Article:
HTML and CSS Reference
In-Depth Information
Starting at the top, this class defines two properties: $view , which stores the name of the view to be loaded; and
$vars , which is an array of view-specific key-value pairs to be used for customizing the output.
The __construct() method checks for a view slug or string identifying the view, and stores it in the object for
later use, or it throws an Exception if none is supplied.
The __set() method is another magic method (which we'll talk more about in the next section) like __construct()
that allows the storage of data in an object as properties, even when the properties are not explicitly defined.
This creates a shortcut for adding variables for output in the views.
Finally, the render() function uses the extract() function to store all the custom properties into variables,
checks for a valid view file, and either prints or returns the markup for the view based on the $print flag.
WhY SetterS are USeFUL
like all the other magic methods in php, the __set() method is not actually that magical; it simply provides a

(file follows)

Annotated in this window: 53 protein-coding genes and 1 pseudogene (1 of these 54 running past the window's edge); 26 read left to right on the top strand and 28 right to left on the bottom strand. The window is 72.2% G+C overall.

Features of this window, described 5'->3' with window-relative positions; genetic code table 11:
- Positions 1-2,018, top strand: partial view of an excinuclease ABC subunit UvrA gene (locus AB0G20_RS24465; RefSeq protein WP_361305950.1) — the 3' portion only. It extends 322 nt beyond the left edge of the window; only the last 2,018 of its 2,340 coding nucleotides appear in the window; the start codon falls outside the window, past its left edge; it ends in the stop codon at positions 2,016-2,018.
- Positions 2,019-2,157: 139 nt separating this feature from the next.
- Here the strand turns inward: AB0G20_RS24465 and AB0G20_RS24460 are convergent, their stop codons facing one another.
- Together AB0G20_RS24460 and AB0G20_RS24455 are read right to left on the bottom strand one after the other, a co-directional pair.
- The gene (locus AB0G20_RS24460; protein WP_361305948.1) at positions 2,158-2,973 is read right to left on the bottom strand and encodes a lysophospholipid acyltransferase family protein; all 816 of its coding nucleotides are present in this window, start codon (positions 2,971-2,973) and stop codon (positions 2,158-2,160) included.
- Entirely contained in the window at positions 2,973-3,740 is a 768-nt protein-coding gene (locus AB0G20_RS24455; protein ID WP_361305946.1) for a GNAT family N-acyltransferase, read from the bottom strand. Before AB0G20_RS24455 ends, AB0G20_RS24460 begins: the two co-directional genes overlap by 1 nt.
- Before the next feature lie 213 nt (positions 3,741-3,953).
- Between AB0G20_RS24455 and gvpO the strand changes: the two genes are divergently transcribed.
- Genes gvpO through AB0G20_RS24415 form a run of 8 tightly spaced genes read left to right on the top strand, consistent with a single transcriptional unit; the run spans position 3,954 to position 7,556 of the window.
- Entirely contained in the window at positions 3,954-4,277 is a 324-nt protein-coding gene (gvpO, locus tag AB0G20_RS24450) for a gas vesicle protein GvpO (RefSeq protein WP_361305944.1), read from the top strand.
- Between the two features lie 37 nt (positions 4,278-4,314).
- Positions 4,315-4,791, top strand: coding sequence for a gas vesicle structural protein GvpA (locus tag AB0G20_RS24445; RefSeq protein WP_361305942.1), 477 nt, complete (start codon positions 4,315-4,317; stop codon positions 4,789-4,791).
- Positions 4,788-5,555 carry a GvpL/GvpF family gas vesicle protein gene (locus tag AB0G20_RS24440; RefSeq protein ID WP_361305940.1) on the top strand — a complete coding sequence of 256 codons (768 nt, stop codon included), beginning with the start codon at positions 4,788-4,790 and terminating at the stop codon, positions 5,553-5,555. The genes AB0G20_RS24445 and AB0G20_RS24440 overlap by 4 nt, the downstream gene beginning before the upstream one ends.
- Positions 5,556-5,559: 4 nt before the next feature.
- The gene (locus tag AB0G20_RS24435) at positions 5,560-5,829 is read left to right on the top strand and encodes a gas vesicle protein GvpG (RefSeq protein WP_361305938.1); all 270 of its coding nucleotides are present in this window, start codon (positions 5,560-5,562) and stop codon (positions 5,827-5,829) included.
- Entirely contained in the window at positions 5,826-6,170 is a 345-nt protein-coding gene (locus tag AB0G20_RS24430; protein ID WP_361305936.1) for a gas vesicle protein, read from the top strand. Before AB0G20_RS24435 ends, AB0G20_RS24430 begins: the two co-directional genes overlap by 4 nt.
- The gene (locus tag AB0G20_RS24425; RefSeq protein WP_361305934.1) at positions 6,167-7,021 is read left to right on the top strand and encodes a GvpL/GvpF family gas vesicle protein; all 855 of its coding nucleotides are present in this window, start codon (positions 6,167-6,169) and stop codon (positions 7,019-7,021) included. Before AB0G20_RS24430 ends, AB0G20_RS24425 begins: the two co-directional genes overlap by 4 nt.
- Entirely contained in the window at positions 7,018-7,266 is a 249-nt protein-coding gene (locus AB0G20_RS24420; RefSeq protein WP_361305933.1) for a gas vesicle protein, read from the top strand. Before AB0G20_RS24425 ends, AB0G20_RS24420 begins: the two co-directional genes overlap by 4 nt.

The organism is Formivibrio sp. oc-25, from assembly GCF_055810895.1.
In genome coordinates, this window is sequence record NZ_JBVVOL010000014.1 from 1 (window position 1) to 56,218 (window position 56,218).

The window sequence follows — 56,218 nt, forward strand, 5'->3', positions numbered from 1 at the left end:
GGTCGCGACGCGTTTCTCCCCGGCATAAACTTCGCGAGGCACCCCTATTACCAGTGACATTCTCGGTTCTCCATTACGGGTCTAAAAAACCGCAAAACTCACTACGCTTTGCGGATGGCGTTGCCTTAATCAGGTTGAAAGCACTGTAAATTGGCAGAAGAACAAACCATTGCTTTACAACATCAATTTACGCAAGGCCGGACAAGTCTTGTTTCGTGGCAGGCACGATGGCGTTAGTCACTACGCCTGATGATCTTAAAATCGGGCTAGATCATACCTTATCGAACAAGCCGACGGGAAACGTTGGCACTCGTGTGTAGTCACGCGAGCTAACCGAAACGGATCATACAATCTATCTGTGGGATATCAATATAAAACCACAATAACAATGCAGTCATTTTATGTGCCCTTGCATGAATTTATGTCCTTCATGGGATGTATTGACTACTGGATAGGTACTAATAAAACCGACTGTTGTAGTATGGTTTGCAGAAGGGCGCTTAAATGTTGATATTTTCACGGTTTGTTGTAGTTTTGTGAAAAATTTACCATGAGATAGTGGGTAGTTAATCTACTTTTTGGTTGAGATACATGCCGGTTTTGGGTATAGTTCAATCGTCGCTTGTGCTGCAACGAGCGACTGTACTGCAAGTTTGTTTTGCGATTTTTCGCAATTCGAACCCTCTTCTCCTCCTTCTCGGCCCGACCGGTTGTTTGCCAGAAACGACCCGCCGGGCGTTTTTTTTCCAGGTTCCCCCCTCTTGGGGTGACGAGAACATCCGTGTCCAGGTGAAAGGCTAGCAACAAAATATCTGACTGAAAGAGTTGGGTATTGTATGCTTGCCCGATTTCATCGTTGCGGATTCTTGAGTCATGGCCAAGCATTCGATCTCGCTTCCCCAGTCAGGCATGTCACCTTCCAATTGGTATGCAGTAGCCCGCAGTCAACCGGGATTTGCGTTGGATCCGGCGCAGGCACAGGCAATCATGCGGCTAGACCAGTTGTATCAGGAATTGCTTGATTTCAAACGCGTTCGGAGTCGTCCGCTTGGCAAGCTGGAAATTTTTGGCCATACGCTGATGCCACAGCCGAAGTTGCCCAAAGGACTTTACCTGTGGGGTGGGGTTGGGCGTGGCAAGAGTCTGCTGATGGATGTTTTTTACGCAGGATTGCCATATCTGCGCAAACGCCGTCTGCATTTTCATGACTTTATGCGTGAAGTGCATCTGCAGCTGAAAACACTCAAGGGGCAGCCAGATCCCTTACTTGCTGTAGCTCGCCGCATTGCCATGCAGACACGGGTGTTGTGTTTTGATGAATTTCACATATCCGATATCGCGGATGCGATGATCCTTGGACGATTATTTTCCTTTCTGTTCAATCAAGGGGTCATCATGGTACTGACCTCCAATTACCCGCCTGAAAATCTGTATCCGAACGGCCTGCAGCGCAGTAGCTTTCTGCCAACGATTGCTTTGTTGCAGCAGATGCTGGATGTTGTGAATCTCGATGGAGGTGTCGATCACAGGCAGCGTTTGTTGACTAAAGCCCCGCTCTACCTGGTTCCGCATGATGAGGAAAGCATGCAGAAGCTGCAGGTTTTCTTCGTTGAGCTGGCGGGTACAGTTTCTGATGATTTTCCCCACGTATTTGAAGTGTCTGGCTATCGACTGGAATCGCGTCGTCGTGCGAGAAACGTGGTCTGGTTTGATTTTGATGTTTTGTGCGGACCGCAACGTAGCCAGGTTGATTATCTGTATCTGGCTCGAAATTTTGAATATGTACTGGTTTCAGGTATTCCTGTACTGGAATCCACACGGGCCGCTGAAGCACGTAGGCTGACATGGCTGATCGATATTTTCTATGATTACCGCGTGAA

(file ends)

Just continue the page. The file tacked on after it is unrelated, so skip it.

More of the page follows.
shortcut for doing something that would otherwise be cumbersome.
For example, our various views will not share the same variables for output: a room will have a title and presenter,
whereas the question view will have the question text and number of votes.
While you could explicitly declare each property in their respective views, that adds a maintenance headache if
additional properties are added in the future.
alternatively, you might use a dedicated property to hold an array of custom variables for each view:
class RWA_Example
public $vars = array();
$test = new RWA_Example;
// Sets custom variables
$test->vars['foo'] = 'bar';
$test->vars['bat'] = 'baz';
// Gets custom variables
echo $test->vars['foo'];
echo $test->vars['bat'];
this is a perfectly acceptable solution, but it's a little unwieldy to type.
using the magic setter method simplifies this process by providing a shortcut: simply set the properties as if they
were explicitly declared, then use __set() to put them in an array.
to retrieve the custom variables, there's another magic method called __get() .
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